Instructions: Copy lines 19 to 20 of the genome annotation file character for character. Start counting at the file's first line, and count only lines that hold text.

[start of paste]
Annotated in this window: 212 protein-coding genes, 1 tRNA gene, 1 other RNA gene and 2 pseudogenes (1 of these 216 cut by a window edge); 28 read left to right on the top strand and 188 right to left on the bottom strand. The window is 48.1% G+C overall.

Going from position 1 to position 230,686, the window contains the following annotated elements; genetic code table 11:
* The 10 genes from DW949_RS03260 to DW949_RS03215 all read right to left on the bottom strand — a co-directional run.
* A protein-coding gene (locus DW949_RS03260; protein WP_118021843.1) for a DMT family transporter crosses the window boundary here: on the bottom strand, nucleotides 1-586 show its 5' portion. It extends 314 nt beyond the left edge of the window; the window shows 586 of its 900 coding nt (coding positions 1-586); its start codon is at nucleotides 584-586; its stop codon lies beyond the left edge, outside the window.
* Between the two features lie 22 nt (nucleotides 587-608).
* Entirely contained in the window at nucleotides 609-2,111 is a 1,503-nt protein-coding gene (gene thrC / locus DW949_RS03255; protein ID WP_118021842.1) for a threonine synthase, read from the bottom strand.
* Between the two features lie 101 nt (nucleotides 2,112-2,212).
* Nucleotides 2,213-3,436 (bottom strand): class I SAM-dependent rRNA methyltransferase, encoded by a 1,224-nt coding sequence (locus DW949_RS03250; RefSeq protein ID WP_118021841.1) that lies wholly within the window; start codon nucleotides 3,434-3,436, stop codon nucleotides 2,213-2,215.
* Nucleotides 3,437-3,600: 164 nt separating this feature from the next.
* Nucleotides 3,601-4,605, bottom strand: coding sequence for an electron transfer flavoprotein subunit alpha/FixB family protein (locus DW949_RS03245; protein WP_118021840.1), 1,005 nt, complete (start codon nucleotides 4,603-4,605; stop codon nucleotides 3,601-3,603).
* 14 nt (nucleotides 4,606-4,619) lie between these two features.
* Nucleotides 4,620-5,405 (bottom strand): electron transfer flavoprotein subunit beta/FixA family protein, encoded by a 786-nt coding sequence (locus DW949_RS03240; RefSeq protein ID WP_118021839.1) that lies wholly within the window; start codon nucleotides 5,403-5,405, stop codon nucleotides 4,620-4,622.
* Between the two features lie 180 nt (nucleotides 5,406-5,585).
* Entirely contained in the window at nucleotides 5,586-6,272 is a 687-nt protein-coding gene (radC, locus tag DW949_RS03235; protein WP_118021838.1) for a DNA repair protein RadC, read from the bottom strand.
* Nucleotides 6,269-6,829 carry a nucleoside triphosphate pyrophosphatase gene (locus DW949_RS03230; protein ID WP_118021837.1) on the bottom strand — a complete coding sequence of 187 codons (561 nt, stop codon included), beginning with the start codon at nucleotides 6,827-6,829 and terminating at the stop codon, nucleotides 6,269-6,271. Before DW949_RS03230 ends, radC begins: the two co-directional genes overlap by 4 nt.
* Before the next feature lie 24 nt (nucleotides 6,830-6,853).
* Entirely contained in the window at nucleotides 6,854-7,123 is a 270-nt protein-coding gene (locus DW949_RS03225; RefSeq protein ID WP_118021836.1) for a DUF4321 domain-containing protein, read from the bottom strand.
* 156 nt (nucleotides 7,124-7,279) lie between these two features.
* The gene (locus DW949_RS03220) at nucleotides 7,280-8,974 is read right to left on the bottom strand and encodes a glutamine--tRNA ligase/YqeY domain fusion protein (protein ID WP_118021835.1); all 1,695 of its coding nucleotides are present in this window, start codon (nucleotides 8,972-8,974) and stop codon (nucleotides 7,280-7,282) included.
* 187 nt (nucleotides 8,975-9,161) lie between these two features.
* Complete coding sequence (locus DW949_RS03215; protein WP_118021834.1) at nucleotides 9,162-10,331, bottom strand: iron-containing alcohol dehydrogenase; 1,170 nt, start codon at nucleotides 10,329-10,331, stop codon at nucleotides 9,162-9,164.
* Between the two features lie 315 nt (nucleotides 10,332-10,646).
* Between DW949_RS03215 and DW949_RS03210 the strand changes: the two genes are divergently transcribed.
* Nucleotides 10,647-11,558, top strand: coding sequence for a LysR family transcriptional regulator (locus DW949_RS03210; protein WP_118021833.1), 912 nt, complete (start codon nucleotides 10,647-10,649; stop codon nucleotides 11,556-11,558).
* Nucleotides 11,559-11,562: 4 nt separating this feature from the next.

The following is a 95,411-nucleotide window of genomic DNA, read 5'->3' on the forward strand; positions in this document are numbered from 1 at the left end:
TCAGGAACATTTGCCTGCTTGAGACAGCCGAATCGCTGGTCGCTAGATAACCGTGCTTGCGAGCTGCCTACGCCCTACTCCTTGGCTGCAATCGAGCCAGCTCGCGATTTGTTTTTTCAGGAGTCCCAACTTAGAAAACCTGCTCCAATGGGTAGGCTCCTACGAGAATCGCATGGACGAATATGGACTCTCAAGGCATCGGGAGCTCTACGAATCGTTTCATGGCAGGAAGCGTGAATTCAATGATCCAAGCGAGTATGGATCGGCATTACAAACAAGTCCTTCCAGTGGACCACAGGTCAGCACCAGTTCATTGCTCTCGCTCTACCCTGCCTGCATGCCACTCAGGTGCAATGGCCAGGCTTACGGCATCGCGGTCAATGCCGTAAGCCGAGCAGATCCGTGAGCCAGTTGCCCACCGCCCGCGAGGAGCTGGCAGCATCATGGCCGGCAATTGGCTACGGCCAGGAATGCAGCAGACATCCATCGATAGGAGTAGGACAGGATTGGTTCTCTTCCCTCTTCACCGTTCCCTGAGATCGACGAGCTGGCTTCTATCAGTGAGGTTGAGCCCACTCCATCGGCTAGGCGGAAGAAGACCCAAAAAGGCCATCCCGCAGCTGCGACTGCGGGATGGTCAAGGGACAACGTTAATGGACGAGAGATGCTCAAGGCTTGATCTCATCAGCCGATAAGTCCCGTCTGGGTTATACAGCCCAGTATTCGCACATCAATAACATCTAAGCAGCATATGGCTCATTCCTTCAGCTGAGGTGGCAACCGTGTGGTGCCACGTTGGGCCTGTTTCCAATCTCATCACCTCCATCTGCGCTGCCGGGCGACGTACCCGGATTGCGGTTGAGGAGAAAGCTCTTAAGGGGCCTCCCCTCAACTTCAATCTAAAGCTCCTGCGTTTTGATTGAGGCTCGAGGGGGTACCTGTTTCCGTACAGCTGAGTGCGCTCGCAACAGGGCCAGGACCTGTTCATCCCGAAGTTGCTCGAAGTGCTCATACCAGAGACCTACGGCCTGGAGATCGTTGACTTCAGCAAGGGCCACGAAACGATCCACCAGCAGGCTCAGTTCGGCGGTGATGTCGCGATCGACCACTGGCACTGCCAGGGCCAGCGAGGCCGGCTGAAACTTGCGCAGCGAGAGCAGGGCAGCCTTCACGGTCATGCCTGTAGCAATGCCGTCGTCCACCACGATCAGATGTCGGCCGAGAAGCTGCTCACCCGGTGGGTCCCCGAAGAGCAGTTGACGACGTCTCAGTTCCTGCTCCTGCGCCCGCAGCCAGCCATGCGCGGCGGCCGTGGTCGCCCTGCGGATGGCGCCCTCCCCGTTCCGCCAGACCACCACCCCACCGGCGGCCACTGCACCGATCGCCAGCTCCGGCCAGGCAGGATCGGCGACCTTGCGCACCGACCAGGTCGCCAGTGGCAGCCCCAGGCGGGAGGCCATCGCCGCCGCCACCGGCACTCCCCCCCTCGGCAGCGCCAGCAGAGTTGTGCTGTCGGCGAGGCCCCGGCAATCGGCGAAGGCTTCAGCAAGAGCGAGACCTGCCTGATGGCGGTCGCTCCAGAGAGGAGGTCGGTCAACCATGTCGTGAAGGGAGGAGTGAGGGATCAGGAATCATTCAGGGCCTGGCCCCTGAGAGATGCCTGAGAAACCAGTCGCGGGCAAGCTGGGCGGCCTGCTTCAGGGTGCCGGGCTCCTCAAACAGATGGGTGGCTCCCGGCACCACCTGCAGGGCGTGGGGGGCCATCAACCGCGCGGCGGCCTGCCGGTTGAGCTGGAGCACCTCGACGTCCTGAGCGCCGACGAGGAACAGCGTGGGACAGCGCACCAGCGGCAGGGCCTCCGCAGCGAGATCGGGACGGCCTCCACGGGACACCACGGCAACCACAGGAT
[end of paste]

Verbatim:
* The gene (locus DW949_RS03220) at nucleotides 7,280-8,974 is read right to left on the bottom strand and encodes a glutamine--tRNA ligase/YqeY domain fusion protein (protein ID WP_118021835.1); all 1,695 of its coding nucleotides are present in this window, start codon (nucleotides 8,972-8,974) and stop codon (nucleotides 7,280-7,282) included.
* 187 nt (nucleotides 8,975-9,161) lie between these two features.